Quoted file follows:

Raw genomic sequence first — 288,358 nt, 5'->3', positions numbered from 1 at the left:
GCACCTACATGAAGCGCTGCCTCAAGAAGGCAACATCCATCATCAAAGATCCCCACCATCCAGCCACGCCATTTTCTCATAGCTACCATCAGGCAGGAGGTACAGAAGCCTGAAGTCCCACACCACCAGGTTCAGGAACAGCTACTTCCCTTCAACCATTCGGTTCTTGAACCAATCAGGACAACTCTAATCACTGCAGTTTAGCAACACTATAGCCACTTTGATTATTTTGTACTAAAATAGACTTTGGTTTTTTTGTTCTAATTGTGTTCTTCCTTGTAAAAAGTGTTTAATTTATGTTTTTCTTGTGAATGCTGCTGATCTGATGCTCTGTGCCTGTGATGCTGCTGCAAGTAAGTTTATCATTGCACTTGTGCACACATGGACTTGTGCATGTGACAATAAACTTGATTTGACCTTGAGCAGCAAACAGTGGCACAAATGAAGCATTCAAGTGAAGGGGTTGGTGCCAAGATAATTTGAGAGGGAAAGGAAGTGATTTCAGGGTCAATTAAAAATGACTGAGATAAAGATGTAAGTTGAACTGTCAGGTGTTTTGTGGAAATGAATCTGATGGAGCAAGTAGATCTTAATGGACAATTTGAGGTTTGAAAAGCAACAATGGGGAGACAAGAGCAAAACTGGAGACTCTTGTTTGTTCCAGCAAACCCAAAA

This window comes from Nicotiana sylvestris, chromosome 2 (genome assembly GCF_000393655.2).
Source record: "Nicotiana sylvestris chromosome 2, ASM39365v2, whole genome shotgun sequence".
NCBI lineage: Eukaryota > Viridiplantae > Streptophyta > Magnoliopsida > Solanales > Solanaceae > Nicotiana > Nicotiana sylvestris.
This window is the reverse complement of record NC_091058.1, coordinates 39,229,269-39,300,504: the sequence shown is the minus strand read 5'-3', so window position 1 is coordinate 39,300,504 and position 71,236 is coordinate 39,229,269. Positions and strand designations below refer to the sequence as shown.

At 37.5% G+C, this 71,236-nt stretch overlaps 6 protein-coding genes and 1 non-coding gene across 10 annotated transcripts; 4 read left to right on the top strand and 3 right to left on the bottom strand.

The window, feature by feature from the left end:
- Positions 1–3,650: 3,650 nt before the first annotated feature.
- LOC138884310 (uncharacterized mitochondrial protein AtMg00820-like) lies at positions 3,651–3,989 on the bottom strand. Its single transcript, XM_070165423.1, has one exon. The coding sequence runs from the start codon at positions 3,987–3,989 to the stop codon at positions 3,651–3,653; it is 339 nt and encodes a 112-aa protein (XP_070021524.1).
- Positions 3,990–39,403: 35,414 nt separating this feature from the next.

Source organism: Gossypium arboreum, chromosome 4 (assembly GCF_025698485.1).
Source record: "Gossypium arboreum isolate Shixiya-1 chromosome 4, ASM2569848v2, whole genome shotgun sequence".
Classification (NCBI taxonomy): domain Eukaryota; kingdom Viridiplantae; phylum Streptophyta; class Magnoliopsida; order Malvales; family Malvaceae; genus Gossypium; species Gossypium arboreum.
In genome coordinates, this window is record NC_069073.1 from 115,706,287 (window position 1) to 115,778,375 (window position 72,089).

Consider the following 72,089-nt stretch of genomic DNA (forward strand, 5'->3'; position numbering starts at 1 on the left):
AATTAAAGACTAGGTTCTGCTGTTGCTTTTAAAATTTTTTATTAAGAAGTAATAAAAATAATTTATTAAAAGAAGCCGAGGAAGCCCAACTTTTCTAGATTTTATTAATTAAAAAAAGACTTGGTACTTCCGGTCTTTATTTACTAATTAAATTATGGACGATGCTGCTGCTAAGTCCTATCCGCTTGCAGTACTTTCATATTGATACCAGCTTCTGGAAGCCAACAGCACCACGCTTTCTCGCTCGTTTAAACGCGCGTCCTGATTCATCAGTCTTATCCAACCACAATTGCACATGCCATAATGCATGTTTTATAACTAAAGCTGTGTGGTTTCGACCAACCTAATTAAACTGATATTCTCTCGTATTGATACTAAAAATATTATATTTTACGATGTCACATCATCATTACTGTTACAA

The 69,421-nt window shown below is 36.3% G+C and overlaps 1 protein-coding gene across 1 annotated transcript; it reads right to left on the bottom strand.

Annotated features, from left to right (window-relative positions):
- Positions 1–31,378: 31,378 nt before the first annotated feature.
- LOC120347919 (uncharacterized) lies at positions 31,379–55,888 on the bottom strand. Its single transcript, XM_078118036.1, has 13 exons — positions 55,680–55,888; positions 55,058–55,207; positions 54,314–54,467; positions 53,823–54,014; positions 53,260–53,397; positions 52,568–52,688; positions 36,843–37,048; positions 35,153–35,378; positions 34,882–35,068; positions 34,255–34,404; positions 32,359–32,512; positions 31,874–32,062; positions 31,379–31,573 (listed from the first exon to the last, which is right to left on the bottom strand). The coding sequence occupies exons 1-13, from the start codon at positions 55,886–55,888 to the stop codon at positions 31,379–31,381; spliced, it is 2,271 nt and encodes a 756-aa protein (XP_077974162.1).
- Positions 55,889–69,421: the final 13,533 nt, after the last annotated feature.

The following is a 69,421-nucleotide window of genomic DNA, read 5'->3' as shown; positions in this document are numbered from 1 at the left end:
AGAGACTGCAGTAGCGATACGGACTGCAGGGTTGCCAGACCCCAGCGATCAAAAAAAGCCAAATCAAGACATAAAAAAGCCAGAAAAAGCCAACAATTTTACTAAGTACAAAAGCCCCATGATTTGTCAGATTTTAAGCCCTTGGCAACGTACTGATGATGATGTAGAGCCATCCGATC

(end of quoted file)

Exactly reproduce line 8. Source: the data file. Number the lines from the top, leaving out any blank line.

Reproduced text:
The window, feature by feature from the left end: